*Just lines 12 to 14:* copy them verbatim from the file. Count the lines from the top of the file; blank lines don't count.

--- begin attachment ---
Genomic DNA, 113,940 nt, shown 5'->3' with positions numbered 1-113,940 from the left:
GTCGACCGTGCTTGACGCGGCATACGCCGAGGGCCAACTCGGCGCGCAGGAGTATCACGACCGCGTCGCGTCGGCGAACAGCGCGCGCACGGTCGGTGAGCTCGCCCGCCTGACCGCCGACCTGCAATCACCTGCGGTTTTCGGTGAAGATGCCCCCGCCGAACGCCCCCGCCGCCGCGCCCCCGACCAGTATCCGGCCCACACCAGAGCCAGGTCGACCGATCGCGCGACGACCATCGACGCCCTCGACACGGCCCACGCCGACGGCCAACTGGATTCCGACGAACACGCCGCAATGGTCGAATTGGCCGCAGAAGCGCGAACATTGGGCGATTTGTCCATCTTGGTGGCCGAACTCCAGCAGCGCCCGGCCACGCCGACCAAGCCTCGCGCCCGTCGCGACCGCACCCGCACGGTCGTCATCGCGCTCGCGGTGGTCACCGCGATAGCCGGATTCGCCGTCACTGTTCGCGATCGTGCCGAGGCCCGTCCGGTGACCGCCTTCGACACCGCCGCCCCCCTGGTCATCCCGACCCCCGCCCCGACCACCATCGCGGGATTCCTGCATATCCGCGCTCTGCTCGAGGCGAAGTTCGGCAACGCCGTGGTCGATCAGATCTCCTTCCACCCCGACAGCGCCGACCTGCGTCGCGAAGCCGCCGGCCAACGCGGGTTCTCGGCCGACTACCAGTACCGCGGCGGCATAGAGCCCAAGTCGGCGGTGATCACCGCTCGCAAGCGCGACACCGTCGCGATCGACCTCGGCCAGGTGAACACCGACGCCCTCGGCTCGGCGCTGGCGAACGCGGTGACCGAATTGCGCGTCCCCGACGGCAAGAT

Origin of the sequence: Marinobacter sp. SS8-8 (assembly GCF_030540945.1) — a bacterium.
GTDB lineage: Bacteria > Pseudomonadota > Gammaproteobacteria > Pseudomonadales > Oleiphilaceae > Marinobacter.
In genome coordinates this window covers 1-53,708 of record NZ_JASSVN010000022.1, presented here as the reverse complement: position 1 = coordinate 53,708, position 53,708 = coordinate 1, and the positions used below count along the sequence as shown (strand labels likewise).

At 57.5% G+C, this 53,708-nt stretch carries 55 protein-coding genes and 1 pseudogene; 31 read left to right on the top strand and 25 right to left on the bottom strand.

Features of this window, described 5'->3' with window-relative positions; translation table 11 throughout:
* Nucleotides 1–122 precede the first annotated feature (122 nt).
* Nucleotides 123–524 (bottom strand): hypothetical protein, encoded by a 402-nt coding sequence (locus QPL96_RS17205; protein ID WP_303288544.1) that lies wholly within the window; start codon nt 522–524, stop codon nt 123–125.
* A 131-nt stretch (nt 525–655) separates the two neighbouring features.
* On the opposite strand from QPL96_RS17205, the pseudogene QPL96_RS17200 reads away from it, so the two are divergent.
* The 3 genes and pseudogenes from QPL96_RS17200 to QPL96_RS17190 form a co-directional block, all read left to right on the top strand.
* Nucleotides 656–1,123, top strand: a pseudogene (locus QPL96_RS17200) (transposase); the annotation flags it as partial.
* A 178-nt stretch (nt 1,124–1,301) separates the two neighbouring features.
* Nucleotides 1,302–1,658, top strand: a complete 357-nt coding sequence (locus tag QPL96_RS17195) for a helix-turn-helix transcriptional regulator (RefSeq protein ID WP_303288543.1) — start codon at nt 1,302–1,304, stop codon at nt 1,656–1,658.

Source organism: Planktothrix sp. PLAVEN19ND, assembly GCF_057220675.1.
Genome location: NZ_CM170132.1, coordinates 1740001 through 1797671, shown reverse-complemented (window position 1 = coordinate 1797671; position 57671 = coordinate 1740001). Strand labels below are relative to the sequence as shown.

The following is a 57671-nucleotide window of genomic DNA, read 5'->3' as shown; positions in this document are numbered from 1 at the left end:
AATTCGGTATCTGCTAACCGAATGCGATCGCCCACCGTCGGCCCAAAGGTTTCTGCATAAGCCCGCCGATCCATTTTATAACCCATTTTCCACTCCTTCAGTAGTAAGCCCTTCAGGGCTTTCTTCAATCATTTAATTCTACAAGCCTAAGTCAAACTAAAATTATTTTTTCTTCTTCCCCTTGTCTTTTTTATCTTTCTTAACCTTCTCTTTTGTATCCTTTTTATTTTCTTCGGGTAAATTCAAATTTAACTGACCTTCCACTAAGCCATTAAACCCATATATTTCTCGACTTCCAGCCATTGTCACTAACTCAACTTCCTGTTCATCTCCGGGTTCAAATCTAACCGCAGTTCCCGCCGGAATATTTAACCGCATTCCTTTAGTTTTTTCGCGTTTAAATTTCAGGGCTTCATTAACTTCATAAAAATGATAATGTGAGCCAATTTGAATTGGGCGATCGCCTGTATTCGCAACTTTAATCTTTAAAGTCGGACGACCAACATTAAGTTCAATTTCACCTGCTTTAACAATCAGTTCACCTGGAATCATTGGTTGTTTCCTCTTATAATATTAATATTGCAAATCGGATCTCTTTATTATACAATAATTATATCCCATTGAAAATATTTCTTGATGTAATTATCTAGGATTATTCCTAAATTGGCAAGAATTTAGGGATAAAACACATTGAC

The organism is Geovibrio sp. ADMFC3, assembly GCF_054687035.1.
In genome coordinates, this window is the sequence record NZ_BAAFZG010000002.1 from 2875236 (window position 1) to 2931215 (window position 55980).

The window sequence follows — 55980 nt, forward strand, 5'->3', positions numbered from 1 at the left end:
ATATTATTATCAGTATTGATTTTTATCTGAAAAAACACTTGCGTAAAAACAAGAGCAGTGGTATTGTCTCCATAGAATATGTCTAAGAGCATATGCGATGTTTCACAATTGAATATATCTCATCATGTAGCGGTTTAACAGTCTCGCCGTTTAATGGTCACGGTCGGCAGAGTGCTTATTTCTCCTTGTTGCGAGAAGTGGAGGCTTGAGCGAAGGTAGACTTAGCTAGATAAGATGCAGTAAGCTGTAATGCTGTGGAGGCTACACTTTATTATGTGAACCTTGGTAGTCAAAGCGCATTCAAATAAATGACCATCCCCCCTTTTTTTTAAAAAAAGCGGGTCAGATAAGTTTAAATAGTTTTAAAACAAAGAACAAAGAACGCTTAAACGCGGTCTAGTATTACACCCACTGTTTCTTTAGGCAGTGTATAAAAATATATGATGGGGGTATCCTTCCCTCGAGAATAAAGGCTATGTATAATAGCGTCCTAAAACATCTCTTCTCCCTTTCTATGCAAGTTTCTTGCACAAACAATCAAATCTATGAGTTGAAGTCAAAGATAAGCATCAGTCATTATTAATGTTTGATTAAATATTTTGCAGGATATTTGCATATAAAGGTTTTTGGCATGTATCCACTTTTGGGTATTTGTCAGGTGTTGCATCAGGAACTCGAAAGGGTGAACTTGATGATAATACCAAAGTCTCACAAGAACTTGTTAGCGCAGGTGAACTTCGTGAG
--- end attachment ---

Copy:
* The 3 genes and pseudogenes from QPL96_RS17200 to QPL96_RS17190 form a co-directional block, all read left to right on the top strand.
* Nucleotides 656–1,123, top strand: a pseudogene (locus QPL96_RS17200) (transposase); the annotation flags it as partial.
* A 178-nt stretch (nt 1,124–1,301) separates the two neighbouring features.